The Japanese government and the International Atomic Energy Agency signed an agreement on Thursday to work together to keep the Tokyo 2020 Olympics and Paralympics safe from the threat of terrorism involving nuclear materials.


According to the Japanese Foreign Ministry, the agreement includes measures to support IAEA experts’ participation in events relating to the Tokyo games, the exchange of information on nuclear security issues and the loan to Japan of equipment to detect radiation.


Foreign Minister Taro Kono and IAEA Director General Yukiya Amano observed the signing in Vienna before holding a meeting at which Kono said they agreed to flesh out cooperation in thwarting nuclear terrorism.


“We want to thoroughly cooperate with the IAEA to make sure the Olympics are safe,” Kono said at the outset of the meeting.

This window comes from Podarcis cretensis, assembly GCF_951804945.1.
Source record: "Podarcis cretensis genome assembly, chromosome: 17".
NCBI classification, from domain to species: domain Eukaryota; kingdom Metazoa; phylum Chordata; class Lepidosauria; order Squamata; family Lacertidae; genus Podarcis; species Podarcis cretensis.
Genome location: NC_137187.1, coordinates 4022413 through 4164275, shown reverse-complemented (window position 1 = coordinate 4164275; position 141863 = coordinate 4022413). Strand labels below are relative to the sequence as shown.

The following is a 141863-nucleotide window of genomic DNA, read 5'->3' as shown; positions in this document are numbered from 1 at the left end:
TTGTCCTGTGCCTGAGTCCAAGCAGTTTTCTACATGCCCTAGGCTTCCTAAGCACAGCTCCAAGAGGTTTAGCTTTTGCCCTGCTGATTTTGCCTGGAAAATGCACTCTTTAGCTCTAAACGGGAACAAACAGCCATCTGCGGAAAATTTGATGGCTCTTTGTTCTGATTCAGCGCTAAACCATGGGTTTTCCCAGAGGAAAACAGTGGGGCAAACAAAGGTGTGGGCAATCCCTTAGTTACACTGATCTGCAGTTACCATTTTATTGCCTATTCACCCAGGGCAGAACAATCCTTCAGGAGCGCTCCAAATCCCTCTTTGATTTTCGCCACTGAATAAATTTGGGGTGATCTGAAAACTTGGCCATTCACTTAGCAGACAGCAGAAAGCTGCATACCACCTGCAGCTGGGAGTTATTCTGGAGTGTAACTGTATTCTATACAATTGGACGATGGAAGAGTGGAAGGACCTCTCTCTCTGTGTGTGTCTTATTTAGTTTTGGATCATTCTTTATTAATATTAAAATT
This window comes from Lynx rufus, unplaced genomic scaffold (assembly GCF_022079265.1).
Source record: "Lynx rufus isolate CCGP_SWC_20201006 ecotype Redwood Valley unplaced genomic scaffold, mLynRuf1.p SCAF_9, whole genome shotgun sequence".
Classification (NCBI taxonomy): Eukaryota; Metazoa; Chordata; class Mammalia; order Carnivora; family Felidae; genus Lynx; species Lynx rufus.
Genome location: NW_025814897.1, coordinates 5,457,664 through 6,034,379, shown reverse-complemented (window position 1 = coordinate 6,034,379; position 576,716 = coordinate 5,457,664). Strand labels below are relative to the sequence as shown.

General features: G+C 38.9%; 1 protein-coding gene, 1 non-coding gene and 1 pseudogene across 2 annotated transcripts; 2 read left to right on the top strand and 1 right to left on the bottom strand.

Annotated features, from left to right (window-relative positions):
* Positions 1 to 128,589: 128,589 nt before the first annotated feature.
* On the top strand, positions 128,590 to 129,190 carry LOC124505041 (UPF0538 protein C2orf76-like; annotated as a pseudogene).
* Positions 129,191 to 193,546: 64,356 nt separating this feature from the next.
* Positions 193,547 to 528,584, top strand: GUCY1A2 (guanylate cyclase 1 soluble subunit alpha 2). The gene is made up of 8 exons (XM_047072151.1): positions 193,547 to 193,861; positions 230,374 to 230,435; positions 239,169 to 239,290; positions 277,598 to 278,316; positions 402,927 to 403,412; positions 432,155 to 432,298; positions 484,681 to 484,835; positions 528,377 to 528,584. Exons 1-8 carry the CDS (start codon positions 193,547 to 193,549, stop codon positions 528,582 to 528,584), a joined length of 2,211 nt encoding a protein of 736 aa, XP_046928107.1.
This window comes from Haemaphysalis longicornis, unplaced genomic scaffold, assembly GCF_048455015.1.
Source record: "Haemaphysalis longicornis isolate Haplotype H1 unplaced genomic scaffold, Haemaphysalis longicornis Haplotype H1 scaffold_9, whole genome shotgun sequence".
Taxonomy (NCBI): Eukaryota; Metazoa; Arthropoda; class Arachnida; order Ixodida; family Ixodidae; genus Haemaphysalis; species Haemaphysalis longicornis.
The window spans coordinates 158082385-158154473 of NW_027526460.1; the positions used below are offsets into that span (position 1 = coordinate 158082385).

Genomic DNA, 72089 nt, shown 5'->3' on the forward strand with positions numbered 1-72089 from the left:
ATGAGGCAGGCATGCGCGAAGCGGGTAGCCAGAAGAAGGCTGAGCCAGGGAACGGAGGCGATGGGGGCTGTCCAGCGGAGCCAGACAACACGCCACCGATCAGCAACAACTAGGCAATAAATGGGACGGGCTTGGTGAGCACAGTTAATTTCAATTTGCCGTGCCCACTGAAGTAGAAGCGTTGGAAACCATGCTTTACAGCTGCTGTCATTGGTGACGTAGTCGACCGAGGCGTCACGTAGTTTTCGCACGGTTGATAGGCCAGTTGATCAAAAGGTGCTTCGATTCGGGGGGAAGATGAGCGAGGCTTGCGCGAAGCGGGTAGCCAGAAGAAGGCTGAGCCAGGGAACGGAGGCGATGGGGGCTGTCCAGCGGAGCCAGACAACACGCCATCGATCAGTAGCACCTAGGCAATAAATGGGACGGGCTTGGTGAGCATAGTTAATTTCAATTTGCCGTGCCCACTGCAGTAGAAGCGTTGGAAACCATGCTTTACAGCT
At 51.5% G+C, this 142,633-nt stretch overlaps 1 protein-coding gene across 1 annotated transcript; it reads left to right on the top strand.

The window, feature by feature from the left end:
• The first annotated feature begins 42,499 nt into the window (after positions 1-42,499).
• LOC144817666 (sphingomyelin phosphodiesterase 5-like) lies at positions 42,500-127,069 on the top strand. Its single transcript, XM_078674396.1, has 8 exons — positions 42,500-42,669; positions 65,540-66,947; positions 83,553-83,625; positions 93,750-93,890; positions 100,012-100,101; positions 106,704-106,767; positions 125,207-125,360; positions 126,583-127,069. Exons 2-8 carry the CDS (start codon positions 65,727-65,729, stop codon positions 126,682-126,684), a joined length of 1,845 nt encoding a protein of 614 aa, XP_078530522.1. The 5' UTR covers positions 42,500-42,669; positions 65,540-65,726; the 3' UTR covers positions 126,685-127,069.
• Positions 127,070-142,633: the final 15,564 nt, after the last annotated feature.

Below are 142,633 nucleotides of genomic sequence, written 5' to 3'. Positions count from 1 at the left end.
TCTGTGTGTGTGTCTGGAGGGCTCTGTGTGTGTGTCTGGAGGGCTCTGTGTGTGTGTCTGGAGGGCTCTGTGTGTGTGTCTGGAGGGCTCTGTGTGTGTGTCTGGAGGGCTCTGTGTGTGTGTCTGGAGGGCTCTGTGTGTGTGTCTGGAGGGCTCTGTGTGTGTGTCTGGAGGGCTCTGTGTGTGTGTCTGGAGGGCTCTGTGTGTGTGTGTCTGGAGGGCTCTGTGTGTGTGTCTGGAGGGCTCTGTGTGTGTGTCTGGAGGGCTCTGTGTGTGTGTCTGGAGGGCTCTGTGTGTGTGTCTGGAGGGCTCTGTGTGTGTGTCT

Kono and Amano, a former senior Japanese diplomat who became IAEA director general in 2009, also agreed on the importance of working together more closely on the issue of North Korea in the hopes of resuming IAEA inspections of the North’s nuclear program.


The U.N. nuclear watchdog has not had direct access to North Korean nuclear facilities since its inspectors monitoring them were expelled in April 2009.


After the meeting, Kono told reporters that in the event the IAEA is able to re-enter North Korea, Japan would assist with the initial costs of securing the necessary equipment and personnel.


“We want to make arrangements so that if it becomes possible for the IAEA to make inspections, it can do so immediately,” he said.


Ahead of his meeting with Amano, Kono met Thomas Greminger, secretary general of the Organization for Security and Cooperation in Europe, agreeing to maximize pressure on North Korea over its nuclear and ballistic missile development.


Kono, who arrived in Austria earlier on Thursday, will travel to Germany to participate in the Munich Security Conference on Friday and Saturday.


According to Japanese officials, he will focus on appealing to the international community to tighten the vise on Pyongyang.